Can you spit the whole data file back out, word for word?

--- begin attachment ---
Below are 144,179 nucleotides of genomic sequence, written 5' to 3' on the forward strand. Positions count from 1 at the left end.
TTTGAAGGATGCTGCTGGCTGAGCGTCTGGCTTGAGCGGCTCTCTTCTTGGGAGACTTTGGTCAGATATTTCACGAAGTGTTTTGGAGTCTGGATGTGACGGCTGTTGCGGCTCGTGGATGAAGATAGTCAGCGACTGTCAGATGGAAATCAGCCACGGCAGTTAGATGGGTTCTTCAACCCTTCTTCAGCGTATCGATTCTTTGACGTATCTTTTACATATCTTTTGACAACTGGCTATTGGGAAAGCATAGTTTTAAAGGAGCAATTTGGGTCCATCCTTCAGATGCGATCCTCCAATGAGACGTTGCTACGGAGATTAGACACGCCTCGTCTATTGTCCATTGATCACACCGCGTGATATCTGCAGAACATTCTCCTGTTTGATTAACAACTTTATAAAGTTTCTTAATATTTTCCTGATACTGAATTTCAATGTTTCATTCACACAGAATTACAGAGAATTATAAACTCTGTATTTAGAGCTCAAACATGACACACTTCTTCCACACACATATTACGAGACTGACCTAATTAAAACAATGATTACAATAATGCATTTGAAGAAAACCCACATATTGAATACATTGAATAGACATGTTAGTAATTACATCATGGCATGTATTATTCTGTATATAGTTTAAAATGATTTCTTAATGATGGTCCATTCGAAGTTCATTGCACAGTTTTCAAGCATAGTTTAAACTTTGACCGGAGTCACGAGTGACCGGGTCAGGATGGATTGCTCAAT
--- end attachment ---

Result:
Below are 144,179 nucleotides of genomic sequence, written 5' to 3' on the forward strand. Positions count from 1 at the left end.
TTTGAAGGATGCTGCTGGCTGAGCGTCTGGCTTGAGCGGCTCTCTTCTTGGGAGACTTTGGTCAGATATTTCACGAAGTGTTTTGGAGTCTGGATGTGACGGCTGTTGCGGCTCGTGGATGAAGATAGTCAGCGACTGTCAGATGGAAATCAGCCACGGCAGTTAGATGGGTTCTTCAACCCTTCTTCAGCGTATCGATTCTTTGACGTATCTTTTACATATCTTTTGACAACTGGCTATTGGGAAAGCATAGTTTTAAAGGAGCAATTTGGGTCCATCCTTCAGATGCGATCCTCCAATGAGACGTTGCTACGGAGATTAGACACGCCTCGTCTATTGTCCATTGATCACACCGCGTGATATCTGCAGAACATTCTCCTGTTTGATTAACAACTTTATAAAGTTTCTTAATATTTTCCTGATACTGAATTTCAATGTTTCATTCACACAGAATTACAGAGAATTATAAACTCTGTATTTAGAGCTCAAACATGACACACTTCTTCCACACACATATTACGAGACTGACCTAATTAAAACAATGATTACAATAATGCATTTGAAGAAAACCCACATATTGAATACATTGAATAGACATGTTAGTAATTACATCATGGCATGTATTATTCTGTATATAGTTTAAAATGATTTCTTAATGATGGTCCATTCGAAGTTCATTGCACAGTTTTCAAGCATAGTTTAAACTTTGACCGGAGTCACGAGTGACCGGGTCAGGATGGATTGCTCAAT